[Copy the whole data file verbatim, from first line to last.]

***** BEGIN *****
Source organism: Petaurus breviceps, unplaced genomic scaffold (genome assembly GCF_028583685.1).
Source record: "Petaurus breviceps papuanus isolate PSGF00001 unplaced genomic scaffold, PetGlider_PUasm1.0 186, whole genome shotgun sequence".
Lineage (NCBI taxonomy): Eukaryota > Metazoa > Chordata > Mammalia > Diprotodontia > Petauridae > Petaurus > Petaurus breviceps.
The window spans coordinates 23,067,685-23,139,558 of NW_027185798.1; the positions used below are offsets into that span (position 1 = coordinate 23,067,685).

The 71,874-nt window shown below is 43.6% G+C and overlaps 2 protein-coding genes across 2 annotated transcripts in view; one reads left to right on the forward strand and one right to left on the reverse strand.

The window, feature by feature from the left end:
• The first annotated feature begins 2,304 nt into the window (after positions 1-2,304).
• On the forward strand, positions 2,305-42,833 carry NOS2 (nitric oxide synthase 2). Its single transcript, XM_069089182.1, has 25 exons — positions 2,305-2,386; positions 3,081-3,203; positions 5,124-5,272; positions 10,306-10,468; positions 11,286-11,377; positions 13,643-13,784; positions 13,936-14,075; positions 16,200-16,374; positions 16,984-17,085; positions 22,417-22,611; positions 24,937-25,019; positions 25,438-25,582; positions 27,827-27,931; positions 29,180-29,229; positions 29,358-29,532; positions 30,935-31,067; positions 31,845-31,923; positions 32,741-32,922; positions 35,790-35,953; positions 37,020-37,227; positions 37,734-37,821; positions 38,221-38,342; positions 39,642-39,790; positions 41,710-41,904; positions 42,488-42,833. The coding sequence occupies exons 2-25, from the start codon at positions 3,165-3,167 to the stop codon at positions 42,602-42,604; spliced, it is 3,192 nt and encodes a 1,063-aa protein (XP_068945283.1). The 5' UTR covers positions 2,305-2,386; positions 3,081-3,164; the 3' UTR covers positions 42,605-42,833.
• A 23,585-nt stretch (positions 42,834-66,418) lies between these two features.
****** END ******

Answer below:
Source organism: Petaurus breviceps, unplaced genomic scaffold (genome assembly GCF_028583685.1).
Source record: "Petaurus breviceps papuanus isolate PSGF00001 unplaced genomic scaffold, PetGlider_PUasm1.0 186, whole genome shotgun sequence".
Lineage (NCBI taxonomy): Eukaryota > Metazoa > Chordata > Mammalia > Diprotodontia > Petauridae > Petaurus > Petaurus breviceps.
The window spans coordinates 23,067,685-23,139,558 of NW_027185798.1; the positions used below are offsets into that span (position 1 = coordinate 23,067,685).

The 71,874-nt window shown below is 43.6% G+C and overlaps 2 protein-coding genes across 2 annotated transcripts in view; one reads left to right on the forward strand and one right to left on the reverse strand.

The window, feature by feature from the left end:
• The first annotated feature begins 2,304 nt into the window (after positions 1-2,304).
• On the forward strand, positions 2,305-42,833 carry NOS2 (nitric oxide synthase 2). Its single transcript, XM_069089182.1, has 25 exons — positions 2,305-2,386; positions 3,081-3,203; positions 5,124-5,272; positions 10,306-10,468; positions 11,286-11,377; positions 13,643-13,784; positions 13,936-14,075; positions 16,200-16,374; positions 16,984-17,085; positions 22,417-22,611; positions 24,937-25,019; positions 25,438-25,582; positions 27,827-27,931; positions 29,180-29,229; positions 29,358-29,532; positions 30,935-31,067; positions 31,845-31,923; positions 32,741-32,922; positions 35,790-35,953; positions 37,020-37,227; positions 37,734-37,821; positions 38,221-38,342; positions 39,642-39,790; positions 41,710-41,904; positions 42,488-42,833. The coding sequence occupies exons 2-25, from the start codon at positions 3,165-3,167 to the stop codon at positions 42,602-42,604; spliced, it is 3,192 nt and encodes a 1,063-aa protein (XP_068945283.1). The 5' UTR covers positions 2,305-2,386; positions 3,081-3,164; the 3' UTR covers positions 42,605-42,833.
• A 23,585-nt stretch (positions 42,834-66,418) lies between these two features.